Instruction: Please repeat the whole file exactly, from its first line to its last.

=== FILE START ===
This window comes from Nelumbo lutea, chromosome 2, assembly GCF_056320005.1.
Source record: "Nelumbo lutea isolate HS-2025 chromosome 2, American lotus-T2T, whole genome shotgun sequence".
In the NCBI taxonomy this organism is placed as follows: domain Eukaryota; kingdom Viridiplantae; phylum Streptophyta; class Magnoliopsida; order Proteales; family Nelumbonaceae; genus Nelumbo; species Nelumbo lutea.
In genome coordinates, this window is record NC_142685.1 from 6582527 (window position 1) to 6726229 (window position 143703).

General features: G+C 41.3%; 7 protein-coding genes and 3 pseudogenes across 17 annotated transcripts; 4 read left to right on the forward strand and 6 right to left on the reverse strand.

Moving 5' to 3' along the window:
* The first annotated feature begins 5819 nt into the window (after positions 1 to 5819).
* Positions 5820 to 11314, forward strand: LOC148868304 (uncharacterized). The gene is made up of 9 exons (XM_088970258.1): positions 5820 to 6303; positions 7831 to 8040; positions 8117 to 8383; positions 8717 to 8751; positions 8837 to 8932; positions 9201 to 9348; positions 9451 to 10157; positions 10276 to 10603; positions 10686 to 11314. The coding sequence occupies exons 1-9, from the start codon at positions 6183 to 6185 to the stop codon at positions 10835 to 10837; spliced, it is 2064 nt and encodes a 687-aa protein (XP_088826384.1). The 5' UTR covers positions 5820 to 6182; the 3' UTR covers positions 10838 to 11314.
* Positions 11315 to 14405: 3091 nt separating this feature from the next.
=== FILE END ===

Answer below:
This window comes from Nelumbo lutea, chromosome 2, assembly GCF_056320005.1.
Source record: "Nelumbo lutea isolate HS-2025 chromosome 2, American lotus-T2T, whole genome shotgun sequence".
In the NCBI taxonomy this organism is placed as follows: domain Eukaryota; kingdom Viridiplantae; phylum Streptophyta; class Magnoliopsida; order Proteales; family Nelumbonaceae; genus Nelumbo; species Nelumbo lutea.
In genome coordinates, this window is record NC_142685.1 from 6582527 (window position 1) to 6726229 (window position 143703).

General features: G+C 41.3%; 7 protein-coding genes and 3 pseudogenes across 17 annotated transcripts; 4 read left to right on the forward strand and 6 right to left on the reverse strand.

Moving 5' to 3' along the window:
* The first annotated feature begins 5819 nt into the window (after positions 1 to 5819).
* Positions 5820 to 11314, forward strand: LOC148868304 (uncharacterized). The gene is made up of 9 exons (XM_088970258.1): positions 5820 to 6303; positions 7831 to 8040; positions 8117 to 8383; positions 8717 to 8751; positions 8837 to 8932; positions 9201 to 9348; positions 9451 to 10157; positions 10276 to 10603; positions 10686 to 11314. The coding sequence occupies exons 1-9, from the start codon at positions 6183 to 6185 to the stop codon at positions 10835 to 10837; spliced, it is 2064 nt and encodes a 687-aa protein (XP_088826384.1). The 5' UTR covers positions 5820 to 6182; the 3' UTR covers positions 10838 to 11314.
* Positions 11315 to 14405: 3091 nt separating this feature from the next.